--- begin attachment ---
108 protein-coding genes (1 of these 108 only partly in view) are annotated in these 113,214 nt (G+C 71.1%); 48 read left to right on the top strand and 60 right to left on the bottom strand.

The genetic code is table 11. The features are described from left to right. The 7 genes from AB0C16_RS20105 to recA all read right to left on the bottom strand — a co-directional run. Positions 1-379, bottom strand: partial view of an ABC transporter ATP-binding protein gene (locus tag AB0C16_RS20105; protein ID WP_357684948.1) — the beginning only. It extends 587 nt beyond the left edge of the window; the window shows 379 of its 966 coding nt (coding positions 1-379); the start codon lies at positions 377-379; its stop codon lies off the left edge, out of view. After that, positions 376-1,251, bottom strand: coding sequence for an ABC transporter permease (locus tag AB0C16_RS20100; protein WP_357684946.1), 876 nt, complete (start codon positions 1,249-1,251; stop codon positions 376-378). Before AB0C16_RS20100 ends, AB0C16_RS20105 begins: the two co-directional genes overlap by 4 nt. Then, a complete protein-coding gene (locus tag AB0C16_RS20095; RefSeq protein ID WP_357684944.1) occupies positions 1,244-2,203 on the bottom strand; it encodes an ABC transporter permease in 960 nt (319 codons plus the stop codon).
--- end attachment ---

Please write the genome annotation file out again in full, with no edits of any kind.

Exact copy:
108 protein-coding genes (1 of these 108 only partly in view) are annotated in these 113,214 nt (G+C 71.1%); 48 read left to right on the top strand and 60 right to left on the bottom strand.

The genetic code is table 11. The features are described from left to right. The 7 genes from AB0C16_RS20105 to recA all read right to left on the bottom strand — a co-directional run. Positions 1-379, bottom strand: partial view of an ABC transporter ATP-binding protein gene (locus tag AB0C16_RS20105; protein ID WP_357684948.1) — the beginning only. It extends 587 nt beyond the left edge of the window; the window shows 379 of its 966 coding nt (coding positions 1-379); the start codon lies at positions 377-379; its stop codon lies off the left edge, out of view. After that, positions 376-1,251, bottom strand: coding sequence for an ABC transporter permease (locus tag AB0C16_RS20100; protein WP_357684946.1), 876 nt, complete (start codon positions 1,249-1,251; stop codon positions 376-378). Before AB0C16_RS20100 ends, AB0C16_RS20105 begins: the two co-directional genes overlap by 4 nt. Then, a complete protein-coding gene (locus tag AB0C16_RS20095; RefSeq protein ID WP_357684944.1) occupies positions 1,244-2,203 on the bottom strand; it encodes an ABC transporter permease in 960 nt (319 codons plus the stop codon).